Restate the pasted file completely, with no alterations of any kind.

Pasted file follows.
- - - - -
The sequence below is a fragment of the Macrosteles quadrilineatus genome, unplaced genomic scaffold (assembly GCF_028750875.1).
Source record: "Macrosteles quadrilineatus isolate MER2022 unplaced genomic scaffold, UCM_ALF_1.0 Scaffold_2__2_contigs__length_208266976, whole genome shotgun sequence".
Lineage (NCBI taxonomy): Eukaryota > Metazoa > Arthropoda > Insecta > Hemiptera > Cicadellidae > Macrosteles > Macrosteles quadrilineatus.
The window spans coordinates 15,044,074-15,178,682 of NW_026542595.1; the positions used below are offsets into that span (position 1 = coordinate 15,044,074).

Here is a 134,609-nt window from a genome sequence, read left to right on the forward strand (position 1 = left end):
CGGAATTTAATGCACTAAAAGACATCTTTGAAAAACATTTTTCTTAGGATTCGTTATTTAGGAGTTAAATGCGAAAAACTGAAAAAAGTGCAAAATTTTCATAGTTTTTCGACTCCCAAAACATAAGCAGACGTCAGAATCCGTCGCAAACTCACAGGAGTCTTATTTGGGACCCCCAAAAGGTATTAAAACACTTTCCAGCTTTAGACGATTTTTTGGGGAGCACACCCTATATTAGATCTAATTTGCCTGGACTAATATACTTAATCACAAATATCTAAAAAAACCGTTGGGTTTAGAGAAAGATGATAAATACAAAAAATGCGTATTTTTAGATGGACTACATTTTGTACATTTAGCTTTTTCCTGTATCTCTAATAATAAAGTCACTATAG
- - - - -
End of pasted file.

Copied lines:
The sequence below is a fragment of the Macrosteles quadrilineatus genome, unplaced genomic scaffold (assembly GCF_028750875.1).
Source record: "Macrosteles quadrilineatus isolate MER2022 unplaced genomic scaffold, UCM_ALF_1.0 Scaffold_2__2_contigs__length_208266976, whole genome shotgun sequence".
Lineage (NCBI taxonomy): Eukaryota > Metazoa > Arthropoda > Insecta > Hemiptera > Cicadellidae > Macrosteles > Macrosteles quadrilineatus.
The window spans coordinates 15,044,074-15,178,682 of NW_026542595.1; the positions used below are offsets into that span (position 1 = coordinate 15,044,074).

Here is a 134,609-nt window from a genome sequence, read left to right on the forward strand (position 1 = left end):
CGGAATTTAATGCACTAAAAGACATCTTTGAAAAACATTTTTCTTAGGATTCGTTATTTAGGAGTTAAATGCGAAAAACTGAAAAAAGTGCAAAATTTTCATAGTTTTTCGACTCCCAAAACATAAGCAGACGTCAGAATCCGTCGCAAACTCACAGGAGTCTTATTTGGGACCCCCAAAAGGTATTAAAACACTTTCCAGCTTTAGACGATTTTTTGGGGAGCACACCCTATATTAGATCTAATTTGCCTGGACTAATATACTTAATCACAAATATCTAAAAAAACCGTTGGGTTTAGAGAAAGATGATAAATACAAAAAATGCGTATTTTTAGATGGACTACATTTTGTACATTTAGCTTTTTCCTGTATCTCTAATAATAAAGTCACTATAG